Category: Discussions

Diving into Detective Middle Grade Fiction

Are you a fan of mysteries? Do you dig detectives? Love the perfect plot? Watch Miss Fisher’s Murder Mysteries?!!? Well, then you might be interested in some Middle Grade fiction I’ve been reading and adding to my shelves lately!

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The first time I studied in London, at the age of twenty, I fell in love with the great British detective writer, Wilkie Collins. I read his classic, THE WOMAN IN WHITE, and I have to tell you, I was entranced. I couldn’t get enough of the sensational plot and just had to find out who this mysterious woman in white was, and whether the mystery would be uncovered. I went on to read THE MOONSTONE, as well as many other books of his.

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I tell you all this with excitement, because I’m currently reading a splendid Middle Grade book called THE WOLLSTONECRAFT DETECTIVE AGENCY: THE CASE OF THE MISSING MOONSTONE. What’s fantastic is that Jordan Stratford, the author, has definitely read Collins, and this Middle Grade series is influenced by Collins’ work, in a way. I’m really enjoying the book so far–it’s fast paced and filled with fun banter between the two “detectives”–Mary and Ada.

Take a look at the Goodreads Synopsis:

“Jordan Stratford imagines an alternate 1826, where Ada Lovelace (the world’s first computer programmer) and Mary Shelley (author of Frankenstein) meet as girls and form a secret detective agency!

Lady Ada Byron, age eleven, is a genius. Isolated, awkward and a bit rude—but a genius. Mary Godwin, age fourteen, is a romantic. Adventurous, astute, and kind, Mary is to become Ada’s first true friend. And together, the girls conspire to form the Wollstonecraft Detective Agency—a secret constabulary for the apprehension of clever criminals. Their first case involves a stolen heirloom, a false confession, and an array of fishy suspects. But it’s no match for the deductive powers and bold hearts of Ada and Mary.”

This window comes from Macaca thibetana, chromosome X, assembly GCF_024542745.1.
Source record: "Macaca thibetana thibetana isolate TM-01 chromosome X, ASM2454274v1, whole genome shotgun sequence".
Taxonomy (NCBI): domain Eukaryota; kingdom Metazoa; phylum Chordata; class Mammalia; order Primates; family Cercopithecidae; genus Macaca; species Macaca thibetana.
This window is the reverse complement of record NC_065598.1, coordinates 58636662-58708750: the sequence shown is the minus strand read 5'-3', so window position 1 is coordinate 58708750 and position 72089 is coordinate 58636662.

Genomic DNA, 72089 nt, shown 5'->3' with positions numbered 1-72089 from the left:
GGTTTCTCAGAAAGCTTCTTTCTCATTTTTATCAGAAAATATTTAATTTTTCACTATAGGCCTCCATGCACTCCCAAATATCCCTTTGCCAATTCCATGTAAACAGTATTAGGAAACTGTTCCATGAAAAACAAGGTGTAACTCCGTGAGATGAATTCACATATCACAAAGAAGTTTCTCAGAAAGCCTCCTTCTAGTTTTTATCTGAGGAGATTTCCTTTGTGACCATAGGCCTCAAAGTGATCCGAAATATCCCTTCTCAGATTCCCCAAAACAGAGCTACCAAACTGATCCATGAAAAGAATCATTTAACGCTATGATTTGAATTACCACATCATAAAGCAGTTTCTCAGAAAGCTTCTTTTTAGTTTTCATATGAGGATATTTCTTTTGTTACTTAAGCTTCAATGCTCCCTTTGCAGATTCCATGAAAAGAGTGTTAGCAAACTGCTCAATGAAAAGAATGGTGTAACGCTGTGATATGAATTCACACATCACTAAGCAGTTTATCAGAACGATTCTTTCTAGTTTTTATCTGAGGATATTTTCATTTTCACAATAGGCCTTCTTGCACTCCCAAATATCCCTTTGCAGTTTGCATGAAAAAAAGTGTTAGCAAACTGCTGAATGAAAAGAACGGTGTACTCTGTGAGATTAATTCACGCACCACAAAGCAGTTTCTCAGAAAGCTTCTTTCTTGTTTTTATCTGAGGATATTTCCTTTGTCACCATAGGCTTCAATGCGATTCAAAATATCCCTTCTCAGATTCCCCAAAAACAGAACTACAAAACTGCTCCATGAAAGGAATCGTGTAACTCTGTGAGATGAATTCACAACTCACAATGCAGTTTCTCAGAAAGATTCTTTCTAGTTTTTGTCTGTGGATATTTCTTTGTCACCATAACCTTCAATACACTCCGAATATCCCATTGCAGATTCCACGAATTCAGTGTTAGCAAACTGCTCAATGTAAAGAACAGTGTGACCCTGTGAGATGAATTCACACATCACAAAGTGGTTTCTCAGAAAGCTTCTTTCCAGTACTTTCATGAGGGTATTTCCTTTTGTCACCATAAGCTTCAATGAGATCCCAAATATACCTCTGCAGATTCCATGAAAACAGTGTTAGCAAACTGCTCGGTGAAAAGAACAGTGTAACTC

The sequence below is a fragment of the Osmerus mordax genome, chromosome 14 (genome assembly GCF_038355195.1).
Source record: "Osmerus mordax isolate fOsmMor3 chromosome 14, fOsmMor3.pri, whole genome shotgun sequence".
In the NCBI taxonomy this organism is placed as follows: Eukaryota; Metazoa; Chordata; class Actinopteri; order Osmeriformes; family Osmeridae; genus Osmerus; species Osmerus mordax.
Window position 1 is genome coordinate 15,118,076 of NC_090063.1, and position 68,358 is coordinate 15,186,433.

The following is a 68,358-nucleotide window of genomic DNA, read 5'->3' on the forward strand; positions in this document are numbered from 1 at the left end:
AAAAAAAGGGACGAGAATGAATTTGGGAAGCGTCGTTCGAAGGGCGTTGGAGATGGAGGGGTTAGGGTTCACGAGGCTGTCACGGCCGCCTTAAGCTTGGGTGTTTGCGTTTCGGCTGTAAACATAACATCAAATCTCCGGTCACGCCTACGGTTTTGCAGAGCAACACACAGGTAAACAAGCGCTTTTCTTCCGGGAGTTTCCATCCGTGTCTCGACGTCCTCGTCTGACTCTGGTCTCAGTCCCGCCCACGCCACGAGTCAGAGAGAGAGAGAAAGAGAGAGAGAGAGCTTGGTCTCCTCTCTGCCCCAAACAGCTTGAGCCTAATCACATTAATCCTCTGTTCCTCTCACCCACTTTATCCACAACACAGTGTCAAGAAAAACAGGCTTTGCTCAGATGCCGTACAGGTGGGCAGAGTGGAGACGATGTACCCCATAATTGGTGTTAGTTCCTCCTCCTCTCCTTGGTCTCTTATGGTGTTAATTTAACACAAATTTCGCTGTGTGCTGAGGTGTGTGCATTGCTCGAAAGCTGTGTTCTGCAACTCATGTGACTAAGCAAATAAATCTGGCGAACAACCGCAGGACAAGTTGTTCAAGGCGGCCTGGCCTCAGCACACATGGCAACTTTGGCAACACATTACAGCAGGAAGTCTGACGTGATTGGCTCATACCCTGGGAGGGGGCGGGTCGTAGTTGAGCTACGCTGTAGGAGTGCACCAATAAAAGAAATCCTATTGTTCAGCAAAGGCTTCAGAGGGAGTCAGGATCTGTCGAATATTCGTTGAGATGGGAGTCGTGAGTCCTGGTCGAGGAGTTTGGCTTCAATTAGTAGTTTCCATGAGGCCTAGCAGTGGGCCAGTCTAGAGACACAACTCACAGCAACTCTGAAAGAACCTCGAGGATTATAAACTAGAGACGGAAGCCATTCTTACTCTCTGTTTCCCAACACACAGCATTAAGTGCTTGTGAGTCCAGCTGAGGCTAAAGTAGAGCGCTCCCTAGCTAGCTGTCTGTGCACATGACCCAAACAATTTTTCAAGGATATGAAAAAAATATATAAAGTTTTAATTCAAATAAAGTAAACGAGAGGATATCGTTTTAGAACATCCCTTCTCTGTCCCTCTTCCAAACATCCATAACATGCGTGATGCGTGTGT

Then, for my Broke and Bookish Christmas gift, I received THE DETECTIVE’S ASSISTANT by Kate Hannigan. Yet another Middle Grade detective story I had been wanting awhile. I’m really looking forward to reading this one as well–check out the Goodreads description:

“The incredible tale of America’s first ever female detective and her spirited niece!

Eleven-year-old Nell Warne arrives on her aunt’s doorstep lugging a heavy sack of sorrows. If her Aunt Kate rejects her, it’s the miserable Home for the Friendless.

Luckily, canny Nell makes herself indispensable to Aunt Kate…and not just by helping out with household chores. For Aunt Kate is the first-ever female detective employed by the legendary Pinkerton Detective Agency. And Nell has a knack for the kind of close listening and bold action that made Pinkerton detectives famous in Civil War-era America. With huge, nation-changing events simmering in the background, Nell uses skills new and old to uncover truths about her past and solve mysteries in the present.

Based on the extraordinary true story of Kate Warne, this fast-paced adventure recounts feats of daring and danger…including saving the life of Abraham Lincoln!”

Finally, I have both of Robyn Stevens’ popular Middle Grade books to read in the Wells and Wong Detective Agency series! I was lucky enough to receive her first book for the Broke and Bookish Christmas as well, and I snagged an ARC of the second book at ALA Midwinter.